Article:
2. Perhaps I’m too absorbed in it, but your first comment made me think of the character Geillis Duncan, or part of her or the culture she can adopt. Then I thought it was a very authentic sort of mind-encounter, very feminine and I identify with how that clashes with the dead hand of institutions: indeed they are vertical, pseudo-rational, patriarchal, dominating-by-form, but as well as this my analogy is that increasingly as religious expression they act as if many wheels go round but none of them do any work any more. The institutional forms and what are carried explain nothing, do nothing and increasingly offer nothing. One may as well go into the woods, light a bonfire and have a dance.

    As for the rest, institutions of work are institutions of exploitation and function, and one may dream, but the changes one would need so that we can instead exploit artificial intelligence to enhance all forms of human creativity are likely to be pipe-dreams until there are very radical and practical changes to the purpose of producing goods and services for others.

    1. hi Adrian
      This is the second time I’ve tried to reply to you. Somehow my system doesn’t want me to say anything!!

      I often think of Geillis and all the women like her. What incredible strength they must have had to even attempt to stand up to the patriarchy of the time. Inspirational.

      Your description of the ‘dead hand’ of institutions is graphic and I do agree with you to a large extent. But living here in Aotearoa is a bit special at present with a young woman Prime Minister and the First Baby. Whilst it is certainly fascinating media fodder, this situation for us is breaking down barrier by the minute, or the nappy change as some might say. Suddenly, there are many babies in parliament and the world is shifting on its axis. Women are determining the way things need to be by the sheer reality of giving birth whilst running the country and needing their babies and carers to be near them. I can only give thanks for this and recognise that the power of this goes way beyond anything we might even contemplate or cognitively understand right now. Nothing will be the same again. I’m SO glad.

      And I agree with you about AI. My dream is that they learn from us and we learn from them!

  3. My heart breaks and rejoices, too, with you Sandy. To be rejected by your spiritual home for opening to deep truths and speaking them reveals the deep fears buried within our sacred institutions, and ourselves. Devastating, it is. St Francis, too, knew this rejection, and knew too the joy found in the truth and unity of life within the realm of spirit and the even deeper joy found in embracing the rejection. The Shekinah speaks with dreams and invites us into the wilderness. It is a hard place, not filled with urban creature comforts, but is so real, so wild, so open, so free, so full of wonder and awe. Know that many others of us abide in the wild, too. And you will know us as we gather round the campfire and share our stories of our journeys. Peace to you, dear sister. Let us bask together in our sojourneying.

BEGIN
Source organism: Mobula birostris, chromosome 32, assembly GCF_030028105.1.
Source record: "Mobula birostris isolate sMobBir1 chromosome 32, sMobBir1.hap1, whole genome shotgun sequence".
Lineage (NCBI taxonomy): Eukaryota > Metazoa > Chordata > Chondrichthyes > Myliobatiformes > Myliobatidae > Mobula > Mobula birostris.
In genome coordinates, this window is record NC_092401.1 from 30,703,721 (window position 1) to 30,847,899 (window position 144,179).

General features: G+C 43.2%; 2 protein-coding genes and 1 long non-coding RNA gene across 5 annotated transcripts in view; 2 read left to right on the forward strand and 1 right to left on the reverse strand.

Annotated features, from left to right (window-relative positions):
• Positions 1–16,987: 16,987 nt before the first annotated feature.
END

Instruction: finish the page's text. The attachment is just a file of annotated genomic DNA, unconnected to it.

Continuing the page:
1. Thanks Allan and I’m with you on leaning towards the rejoicing element.

      Perhaps the rejection (and I have to admit there have been many other attempts, which I have been a slow learner about!) is necessary to force us into new ways of being. I think I’ve finally got the lesson and want to avoid capture again so hanging out with the wild ones around the camp fire seems a positive way to proceed. Thanks for the invite!

      1. Sandi,
        It was you that showed me the way. It started in your note about the Lord’s prayer for the Beyonce Mass. I was on the outside desparately trying to find a way back in. It was this current post that awakened me to celebrating being in the wilderness rather than complaining about too much manna and quails. I just did what I always do when in the bush, build a fire, cook some tea, and relish the beginning of the evening’s stories. Our Jungian analysts seem to tell the best ones, eh? Thank’s for orienting me to my place in the universe. Can’t wait to hear more of your stories!

        1. That made me laugh! Perhaps that’s the great thing about trying to be a concierge and always opening the door. You never know who might walk in, or out, or who might stop a while and come around again. The most important thing is that the door has the capacity to keep opening for free flowing movement, especially when it enables a desert lifestyle. There is wonder in the sand, in the deep black of night without city lights, in the pregnant silence so alive with expectation and possibility. More to come..

  4. Hi Sande. Your post rings true for me. I spent 19 years, from age 17 to 36, working for a bank, a good employer who paid well. But it was never a vocation for me and I always maintained a clear division between work and private life.

    21 years later I’m now self employed and the boundaries between work and leisure are very fluid. As an independent publisher and supplier of books mainly to churches and church folk, I have a sense of a “ministry” and purpose. Lay preaching, and singing in and helping to administer our Christian community choir are all part of the mix. I’m free to explore, synthesize and share progressive theological ideas and write the odd song or prayer that works well in worship.

    It has taken a while to grow into the person I was meant to be – a creative, who also delights in helping others express and share their insights. Good stuff takes time I guess…

    1. That’s really interesting Philip. Thanks for highlighting your experience.

      It seems to me that humans are meaning making creatures and so to make an artificial separation between what we do to put bread on the table and the sitting down and eating that bread has no sensible purpose. In fact, it is often the line that keeps alienating us from ourselves and the ability to be creative, flourishing contributors to the common good. But, is that the problem? That the common good is not a widely held ideal or purpose for many, instead it is the individual good and the building up of money that matters for some and that has become the default position?

      I’m chuckling away here because I didn’t expect that my experience would catapult me into thinking about the nature of work in general, but there it is, doors and windows open when we have a new perspective presented to us!

  5. What a beautiful expression of the power and grief that comes from loosening old constrictions in order that the soul can be free to grow and expand.. Spirituality seeks expansion but all too often religious structures solidify and constrict. Blessings to you on your courageous journey.

    1. Thanks so much Juliet. I really appreciate your feedback.
      And thank you too for all the help you have given me over the years through your books. They have been a mainstay at various points and used liberally by me in two church schools where I was chaplain!